The Seven Wastes

Source: Poppendieck, M. & T. Implementing Lean Software Development, Addison Wesley, 2007.

Once I read an article by K. Beck which said that our problem is not that we don't have enough time. Such a problem would be untenable. Rather, our problem is that we have too much to do. "Too much to do" can be solved. We should accept that we only have so much time, and do the most important things possible with that time.

If the goal is to use the time we have more productively then we must identify and eliminate the time-wasters that rob us. Focusing on tasks instead of social situations can help, but as human beings we sometimes need a break in order to focus our thoughts and allow our minds to mull over issues. Totally eliminating off-task time is not as productive as it sounds, though most of us could spend a little more time on-task each day. One might notice that coffee breaks, smoke breaks, phone calls, and small office conversations are not listed above. Those are necessary to some extent (though Tim as an ex-smoker might argue that smoking is unnecessary and detrimental), and are not the great wholesale time wasters that the Seven Wastes expose. Compared to the seven wastes listed above, individual off-task time is insignificant and unimportant. Indeed, forcing the employees nose to the grindstone in a stupidly wasteful system will result in no appreciable increase in productivity, while at the same time decreasing satisfaction and driving the best workers away.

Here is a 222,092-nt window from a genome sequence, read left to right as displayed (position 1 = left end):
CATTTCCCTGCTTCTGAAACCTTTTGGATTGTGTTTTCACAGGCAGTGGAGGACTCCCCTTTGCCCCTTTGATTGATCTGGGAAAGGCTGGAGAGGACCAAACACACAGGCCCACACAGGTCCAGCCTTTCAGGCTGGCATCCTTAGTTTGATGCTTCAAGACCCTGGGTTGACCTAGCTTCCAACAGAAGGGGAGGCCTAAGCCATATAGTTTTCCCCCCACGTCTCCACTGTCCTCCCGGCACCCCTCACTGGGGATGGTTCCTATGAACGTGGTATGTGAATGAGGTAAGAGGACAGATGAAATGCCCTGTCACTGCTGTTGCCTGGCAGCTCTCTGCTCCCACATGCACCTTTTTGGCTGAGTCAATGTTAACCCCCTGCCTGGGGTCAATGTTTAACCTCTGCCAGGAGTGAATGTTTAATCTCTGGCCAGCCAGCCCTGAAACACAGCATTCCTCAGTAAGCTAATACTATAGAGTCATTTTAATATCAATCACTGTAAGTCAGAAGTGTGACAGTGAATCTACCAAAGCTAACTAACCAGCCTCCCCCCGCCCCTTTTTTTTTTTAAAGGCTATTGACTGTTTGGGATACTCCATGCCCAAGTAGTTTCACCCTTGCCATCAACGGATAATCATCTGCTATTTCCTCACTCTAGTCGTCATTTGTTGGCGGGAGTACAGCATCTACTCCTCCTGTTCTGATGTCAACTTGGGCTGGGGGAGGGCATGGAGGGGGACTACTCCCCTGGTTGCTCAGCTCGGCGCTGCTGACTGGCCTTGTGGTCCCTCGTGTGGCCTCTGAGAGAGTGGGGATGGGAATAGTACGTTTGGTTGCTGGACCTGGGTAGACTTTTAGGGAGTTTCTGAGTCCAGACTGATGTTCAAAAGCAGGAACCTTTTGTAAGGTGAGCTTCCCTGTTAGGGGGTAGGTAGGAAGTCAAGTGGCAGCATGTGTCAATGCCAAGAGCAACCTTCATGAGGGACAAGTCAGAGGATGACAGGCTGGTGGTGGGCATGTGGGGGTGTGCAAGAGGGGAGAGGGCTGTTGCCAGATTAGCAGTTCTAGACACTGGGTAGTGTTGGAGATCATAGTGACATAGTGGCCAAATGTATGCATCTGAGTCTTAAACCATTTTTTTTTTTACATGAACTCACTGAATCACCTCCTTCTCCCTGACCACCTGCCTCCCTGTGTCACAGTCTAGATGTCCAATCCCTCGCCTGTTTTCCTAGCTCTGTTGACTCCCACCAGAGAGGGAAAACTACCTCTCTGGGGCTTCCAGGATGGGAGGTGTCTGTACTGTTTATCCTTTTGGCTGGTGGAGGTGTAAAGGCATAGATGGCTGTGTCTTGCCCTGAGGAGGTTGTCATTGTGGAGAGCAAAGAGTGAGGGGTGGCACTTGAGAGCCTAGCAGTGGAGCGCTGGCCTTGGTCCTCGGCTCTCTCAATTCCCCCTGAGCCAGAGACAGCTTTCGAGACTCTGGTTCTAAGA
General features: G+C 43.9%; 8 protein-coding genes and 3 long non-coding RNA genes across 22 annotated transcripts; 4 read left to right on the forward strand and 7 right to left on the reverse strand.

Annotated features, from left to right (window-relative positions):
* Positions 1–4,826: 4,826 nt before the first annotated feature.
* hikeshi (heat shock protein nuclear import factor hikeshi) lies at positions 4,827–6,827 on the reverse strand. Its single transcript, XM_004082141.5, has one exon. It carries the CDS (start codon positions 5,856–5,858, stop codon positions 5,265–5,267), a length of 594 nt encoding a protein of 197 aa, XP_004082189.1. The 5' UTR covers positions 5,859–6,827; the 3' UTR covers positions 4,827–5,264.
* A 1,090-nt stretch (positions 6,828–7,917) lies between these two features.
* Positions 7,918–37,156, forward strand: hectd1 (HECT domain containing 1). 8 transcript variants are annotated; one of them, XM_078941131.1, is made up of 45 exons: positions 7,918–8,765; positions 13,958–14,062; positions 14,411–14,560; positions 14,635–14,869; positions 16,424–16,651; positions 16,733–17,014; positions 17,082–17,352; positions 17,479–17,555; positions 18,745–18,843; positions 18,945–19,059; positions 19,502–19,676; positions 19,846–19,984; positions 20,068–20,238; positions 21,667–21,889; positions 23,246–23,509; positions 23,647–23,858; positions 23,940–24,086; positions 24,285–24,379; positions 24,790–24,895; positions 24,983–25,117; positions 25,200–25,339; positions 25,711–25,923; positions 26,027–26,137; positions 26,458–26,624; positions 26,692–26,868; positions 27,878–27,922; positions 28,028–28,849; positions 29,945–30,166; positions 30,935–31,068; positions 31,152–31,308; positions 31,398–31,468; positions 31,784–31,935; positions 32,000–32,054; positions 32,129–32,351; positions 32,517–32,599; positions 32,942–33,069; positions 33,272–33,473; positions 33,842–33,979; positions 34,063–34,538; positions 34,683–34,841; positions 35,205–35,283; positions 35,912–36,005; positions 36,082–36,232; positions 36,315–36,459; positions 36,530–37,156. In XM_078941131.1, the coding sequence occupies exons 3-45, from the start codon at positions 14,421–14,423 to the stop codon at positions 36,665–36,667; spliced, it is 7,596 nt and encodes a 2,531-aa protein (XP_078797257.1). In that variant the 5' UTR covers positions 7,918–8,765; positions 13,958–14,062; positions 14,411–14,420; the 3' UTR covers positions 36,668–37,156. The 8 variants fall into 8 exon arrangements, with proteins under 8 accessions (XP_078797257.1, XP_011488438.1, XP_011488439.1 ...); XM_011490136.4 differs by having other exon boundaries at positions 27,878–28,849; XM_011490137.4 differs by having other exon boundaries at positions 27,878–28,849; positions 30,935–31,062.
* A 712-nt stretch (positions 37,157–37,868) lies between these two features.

The problem is that our time-on-task may be full of wasted effort. If we have not been sufficiently trained to see waste in progress. we may be wasting time by optimizing the wrong things. This is like straining out a gnat and swallowing a camel.

There are some interesting and even counter-intuitive items in the list. Some of these will creep unbidden into your work experience and strangle your organizational efficiency. One really should read Implementing Lean Software Development and/or Lean Software Development (same authors) to get a deeper understanding of waste, but since this guide is called "In A Flash", we enumerate a few instances here.